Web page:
LOL As a romance writer, I know I should answer by describing an incredibly lovely evening, full of candlelight and soft music and the warm caress of a tropical breeze while my husband and I shared a curtained lounge on the secluded deck of a cruise ship—but… ;-) When I think of the most romantic thing I've ever experienced, my mind conjures up the words of a male friend who once told me I had sexy feet. It was an innocent comment, with no romantic undertones, but the compliment has always stuck with me. And my friend…Oh, I'm sure he's gone on to melt the hearts of countless women.
LOL. I’ll never think of feet the same again. Congratulations on the release of WHERE WOULD YOU LIKE YOUR NIPPLE, Mac, and for writing something that has the potential to help so many people. Anything else you’d like everyone to know?
Thanks, Joya. If I can lessen the fear of just one breast cancer victim with the release of Where Would You Like Your Nipple? I will have achieved my goal. As for the rest of you, don't forget to check those Ta Tas. Early detection is the key. You'll be glad you did.
Very well said, Mac! Thanks for stopping by today.
Please check out an excerpt from WHERE WOULD YOU LIKE YOUR NILPPLE by Mackenzie Crowne, and look for her contact and buy links below.
Though it’s not a four-letter word, it sure conjures up a lot of them. I won't say the first word that popped into my mind, and out of my mouth, when I received the diagnosis of breast cancer — it’s a bad word, my mother would be horrified. I can tell you it wasn’t Whoopee!
Crap. That’s like seven letters. My bad.
Many other four-letter words quickly joined that first, shocked sentiment. Fear, sick, pain, loss, hell, dead... You get the drift. If you’re reading this and have received a similar diagnosis, or know someone who has, I don’t want to scare you. You’re scared enough already, and have probably experienced many of those words yourself, but, though your fears are justified, I can share one four-letter word that trumps all others.
Okay, so it took me a little while to get from those nasty words to that one. But I did eventually get there. I’m no longer the same woman I was when I began my journey, and that’s not necessarily a bad thing. Sure, I faced some incredibly crappy stuff, but I also learned a lot about myself in the process. Let me tell you, living like you’re dying has some unexpected benefits; once you get past the “holy crap” factor.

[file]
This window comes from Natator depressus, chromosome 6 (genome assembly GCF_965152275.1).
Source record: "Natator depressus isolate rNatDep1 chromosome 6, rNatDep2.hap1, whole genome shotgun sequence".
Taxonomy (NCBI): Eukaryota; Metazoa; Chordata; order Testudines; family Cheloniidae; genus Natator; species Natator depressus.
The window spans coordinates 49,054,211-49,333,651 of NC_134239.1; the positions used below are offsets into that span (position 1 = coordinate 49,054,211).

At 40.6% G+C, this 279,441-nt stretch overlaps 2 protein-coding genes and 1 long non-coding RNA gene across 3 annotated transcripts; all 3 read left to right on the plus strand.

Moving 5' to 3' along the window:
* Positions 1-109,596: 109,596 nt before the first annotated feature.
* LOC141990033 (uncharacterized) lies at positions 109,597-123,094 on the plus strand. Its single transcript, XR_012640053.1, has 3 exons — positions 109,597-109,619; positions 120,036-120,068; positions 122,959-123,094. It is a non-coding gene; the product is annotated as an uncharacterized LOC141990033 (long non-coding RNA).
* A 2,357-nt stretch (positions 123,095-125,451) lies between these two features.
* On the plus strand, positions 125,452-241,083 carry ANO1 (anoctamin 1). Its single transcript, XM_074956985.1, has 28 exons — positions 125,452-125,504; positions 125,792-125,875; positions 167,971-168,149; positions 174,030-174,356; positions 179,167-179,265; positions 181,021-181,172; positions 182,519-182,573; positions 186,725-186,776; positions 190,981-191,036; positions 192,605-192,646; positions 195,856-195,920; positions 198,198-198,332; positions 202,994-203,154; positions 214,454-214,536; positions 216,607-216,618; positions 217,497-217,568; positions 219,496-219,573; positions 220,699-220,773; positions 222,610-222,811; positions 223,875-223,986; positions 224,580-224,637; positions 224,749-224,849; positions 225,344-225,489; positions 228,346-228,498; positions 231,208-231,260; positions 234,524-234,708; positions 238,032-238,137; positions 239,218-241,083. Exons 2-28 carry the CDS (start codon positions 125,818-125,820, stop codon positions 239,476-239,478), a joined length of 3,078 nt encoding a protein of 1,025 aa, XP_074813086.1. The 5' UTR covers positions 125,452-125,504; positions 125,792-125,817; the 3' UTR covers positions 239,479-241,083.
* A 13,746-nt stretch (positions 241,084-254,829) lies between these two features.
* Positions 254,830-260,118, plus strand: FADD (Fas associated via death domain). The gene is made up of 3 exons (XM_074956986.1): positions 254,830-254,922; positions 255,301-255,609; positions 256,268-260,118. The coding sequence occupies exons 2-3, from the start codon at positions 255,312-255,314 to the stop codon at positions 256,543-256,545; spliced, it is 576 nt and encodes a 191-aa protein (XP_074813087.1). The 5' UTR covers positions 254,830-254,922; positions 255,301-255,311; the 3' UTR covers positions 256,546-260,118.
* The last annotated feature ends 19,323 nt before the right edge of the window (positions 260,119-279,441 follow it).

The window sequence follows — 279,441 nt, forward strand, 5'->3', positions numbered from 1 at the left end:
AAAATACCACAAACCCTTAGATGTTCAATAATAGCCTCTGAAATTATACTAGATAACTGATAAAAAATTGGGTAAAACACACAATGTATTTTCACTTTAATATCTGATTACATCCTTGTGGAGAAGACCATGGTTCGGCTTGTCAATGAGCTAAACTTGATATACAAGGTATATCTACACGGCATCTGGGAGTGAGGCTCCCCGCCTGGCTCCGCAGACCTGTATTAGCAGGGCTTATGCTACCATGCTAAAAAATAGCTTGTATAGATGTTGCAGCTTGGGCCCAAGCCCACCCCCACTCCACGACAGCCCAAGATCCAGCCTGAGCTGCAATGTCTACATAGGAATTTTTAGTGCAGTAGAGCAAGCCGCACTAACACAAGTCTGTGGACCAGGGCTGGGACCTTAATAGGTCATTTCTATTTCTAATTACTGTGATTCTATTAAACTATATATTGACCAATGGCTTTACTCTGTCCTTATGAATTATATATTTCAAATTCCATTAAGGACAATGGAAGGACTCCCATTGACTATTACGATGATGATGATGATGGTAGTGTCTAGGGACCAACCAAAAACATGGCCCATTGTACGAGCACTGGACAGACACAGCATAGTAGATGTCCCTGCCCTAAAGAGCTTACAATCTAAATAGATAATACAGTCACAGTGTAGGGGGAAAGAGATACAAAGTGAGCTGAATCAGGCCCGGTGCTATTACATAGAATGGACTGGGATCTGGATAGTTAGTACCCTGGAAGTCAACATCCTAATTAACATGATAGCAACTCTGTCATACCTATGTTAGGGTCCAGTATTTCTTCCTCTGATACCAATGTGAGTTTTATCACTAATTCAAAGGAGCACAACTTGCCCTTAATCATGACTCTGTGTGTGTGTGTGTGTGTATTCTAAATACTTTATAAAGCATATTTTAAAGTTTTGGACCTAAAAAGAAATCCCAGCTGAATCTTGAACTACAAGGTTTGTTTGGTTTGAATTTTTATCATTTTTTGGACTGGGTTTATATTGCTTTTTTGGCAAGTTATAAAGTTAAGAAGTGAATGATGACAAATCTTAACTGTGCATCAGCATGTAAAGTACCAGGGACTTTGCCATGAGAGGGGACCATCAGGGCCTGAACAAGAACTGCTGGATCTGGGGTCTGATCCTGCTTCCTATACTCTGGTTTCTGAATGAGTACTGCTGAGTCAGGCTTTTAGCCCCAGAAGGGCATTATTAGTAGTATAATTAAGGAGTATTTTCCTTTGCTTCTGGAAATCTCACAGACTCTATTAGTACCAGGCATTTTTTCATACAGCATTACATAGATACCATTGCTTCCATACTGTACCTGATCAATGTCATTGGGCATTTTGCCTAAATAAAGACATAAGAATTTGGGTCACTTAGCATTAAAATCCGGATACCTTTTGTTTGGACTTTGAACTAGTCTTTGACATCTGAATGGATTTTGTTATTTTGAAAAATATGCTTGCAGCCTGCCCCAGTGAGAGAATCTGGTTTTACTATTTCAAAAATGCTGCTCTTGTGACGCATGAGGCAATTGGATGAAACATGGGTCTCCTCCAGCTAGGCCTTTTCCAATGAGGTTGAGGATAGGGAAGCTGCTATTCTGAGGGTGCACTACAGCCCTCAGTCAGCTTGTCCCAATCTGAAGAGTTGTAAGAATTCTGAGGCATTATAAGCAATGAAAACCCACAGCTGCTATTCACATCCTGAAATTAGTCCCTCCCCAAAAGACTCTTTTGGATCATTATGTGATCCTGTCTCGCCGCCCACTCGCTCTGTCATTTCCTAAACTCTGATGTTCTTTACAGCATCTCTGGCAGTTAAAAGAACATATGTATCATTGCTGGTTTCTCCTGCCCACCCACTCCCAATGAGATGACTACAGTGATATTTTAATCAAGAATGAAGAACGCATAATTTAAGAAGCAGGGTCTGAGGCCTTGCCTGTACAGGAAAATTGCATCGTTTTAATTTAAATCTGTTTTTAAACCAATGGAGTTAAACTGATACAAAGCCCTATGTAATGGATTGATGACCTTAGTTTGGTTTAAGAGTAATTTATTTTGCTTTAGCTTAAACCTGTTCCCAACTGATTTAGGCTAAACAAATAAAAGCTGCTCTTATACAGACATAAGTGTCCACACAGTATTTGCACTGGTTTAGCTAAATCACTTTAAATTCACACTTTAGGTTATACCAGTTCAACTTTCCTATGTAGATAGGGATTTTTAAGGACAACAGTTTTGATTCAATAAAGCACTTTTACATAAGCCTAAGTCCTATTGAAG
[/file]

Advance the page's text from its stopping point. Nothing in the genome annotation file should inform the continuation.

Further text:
To do that, I needed to get through the first few weeks. They passed in a haze of doctors’ appointments and terror. Shortly after receiving the diagnosis, I met the first of many breast cancer survivors. Suddenly, like pink ribbons during Breast Cancer Awareness Month, survivors were everywhere. They seemed to come out of the woodwork like members of a secret society, calling to me to enter into the fold. But I didn’t feel I belonged. I wasn’t anything like those women. They danced, victorious, on the other side of an abyss, while I staggered under quiet disbelief.
Their acceptance of such a devastating reality made no sense to me. Here were women who had been where I currently stood, and yet, they seemed so confident and upbeat, almost serene. Honestly, I thought they were nut jobs. I certainly didn’t feel like a survivor. I felt like a victim.
A wise person once said, “Life happens. It’s time to pull on your big girl panties and deal with it.”
Big girl panties in place, I took those first, staggering steps toward survival. Somehow, during the last five, life-altering years, I managed to navigate the abyss to join the survivors waiting for me on the other side. The following pages are my personal observations of my odyssey.
I am a survivor. You can be too. Victory is ours.
Amazon.com print version coming soon.